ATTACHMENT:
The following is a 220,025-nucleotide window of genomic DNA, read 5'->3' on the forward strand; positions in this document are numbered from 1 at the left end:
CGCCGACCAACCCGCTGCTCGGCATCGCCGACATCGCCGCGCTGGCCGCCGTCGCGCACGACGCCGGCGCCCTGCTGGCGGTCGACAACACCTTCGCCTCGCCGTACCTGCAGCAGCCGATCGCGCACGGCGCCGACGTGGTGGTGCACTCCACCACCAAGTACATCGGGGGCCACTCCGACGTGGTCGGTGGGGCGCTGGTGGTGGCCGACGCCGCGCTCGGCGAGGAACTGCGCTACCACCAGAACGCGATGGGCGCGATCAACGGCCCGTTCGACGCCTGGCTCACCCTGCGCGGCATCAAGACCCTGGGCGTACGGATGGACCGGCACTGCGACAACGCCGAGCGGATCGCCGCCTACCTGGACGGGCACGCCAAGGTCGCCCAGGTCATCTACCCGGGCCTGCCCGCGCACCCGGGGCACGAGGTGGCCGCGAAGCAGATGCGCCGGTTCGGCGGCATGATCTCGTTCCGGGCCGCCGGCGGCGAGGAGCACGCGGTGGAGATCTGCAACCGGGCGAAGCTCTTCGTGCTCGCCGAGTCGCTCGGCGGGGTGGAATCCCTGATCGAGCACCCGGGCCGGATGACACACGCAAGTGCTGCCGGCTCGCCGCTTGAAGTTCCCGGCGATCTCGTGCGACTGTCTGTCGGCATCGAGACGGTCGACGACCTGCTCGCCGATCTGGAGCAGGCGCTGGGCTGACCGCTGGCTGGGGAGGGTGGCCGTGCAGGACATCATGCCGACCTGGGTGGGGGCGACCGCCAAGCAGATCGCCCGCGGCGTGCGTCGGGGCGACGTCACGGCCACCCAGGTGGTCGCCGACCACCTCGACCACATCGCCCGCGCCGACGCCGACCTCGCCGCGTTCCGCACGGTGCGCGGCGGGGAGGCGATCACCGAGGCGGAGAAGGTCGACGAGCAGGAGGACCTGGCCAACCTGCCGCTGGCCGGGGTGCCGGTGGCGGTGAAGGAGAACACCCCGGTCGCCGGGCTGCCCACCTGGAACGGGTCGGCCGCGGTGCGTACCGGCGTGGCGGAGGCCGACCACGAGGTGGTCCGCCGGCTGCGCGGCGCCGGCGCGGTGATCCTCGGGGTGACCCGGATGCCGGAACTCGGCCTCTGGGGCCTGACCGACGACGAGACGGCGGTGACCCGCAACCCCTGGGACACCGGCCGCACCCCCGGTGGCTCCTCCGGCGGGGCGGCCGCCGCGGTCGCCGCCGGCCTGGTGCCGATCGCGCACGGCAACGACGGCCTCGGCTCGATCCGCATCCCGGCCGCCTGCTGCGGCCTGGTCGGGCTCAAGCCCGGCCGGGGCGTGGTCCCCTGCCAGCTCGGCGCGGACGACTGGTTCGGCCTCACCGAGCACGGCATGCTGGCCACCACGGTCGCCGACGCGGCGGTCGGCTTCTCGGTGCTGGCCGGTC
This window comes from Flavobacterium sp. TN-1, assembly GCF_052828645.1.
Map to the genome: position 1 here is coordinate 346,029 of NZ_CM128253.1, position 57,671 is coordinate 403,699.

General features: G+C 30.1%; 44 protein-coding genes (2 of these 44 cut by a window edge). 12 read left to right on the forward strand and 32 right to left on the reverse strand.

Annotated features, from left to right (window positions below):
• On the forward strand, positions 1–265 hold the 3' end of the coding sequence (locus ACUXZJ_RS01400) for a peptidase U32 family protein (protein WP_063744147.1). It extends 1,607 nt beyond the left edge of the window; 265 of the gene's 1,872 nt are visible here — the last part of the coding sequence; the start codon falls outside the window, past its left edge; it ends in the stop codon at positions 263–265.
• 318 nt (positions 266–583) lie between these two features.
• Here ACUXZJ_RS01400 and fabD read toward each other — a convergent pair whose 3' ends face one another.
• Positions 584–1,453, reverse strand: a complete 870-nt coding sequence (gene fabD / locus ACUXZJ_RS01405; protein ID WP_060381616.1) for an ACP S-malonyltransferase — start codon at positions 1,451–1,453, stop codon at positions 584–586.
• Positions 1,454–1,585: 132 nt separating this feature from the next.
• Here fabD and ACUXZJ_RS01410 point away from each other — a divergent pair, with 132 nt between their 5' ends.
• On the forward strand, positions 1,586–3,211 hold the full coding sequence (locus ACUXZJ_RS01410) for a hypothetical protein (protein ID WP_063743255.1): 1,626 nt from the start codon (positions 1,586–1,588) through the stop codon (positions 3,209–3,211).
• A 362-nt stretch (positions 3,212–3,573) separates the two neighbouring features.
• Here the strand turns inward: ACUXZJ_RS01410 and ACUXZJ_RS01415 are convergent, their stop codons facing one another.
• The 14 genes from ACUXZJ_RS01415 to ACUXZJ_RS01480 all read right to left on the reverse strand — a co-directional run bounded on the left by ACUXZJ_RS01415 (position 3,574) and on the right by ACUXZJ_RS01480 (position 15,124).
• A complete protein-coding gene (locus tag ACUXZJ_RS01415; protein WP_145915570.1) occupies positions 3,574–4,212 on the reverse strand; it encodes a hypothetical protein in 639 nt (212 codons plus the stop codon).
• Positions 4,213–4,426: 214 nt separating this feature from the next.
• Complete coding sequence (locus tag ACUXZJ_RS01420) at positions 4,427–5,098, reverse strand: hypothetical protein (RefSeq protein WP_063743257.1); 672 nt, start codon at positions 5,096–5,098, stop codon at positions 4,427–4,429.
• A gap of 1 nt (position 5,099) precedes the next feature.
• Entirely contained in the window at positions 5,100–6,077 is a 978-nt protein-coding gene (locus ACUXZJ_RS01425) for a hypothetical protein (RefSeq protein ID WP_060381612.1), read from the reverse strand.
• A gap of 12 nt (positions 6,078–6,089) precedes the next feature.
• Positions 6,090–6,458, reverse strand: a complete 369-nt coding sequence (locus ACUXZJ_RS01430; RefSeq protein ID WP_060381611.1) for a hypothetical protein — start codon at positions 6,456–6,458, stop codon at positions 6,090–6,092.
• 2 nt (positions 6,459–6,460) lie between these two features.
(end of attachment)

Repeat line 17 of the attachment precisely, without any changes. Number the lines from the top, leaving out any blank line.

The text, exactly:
• A complete protein-coding gene (locus tag ACUXZJ_RS01415; protein WP_145915570.1) occupies positions 3,574–4,212 on the reverse strand; it encodes a hypothetical protein in 639 nt (212 codons plus the stop codon).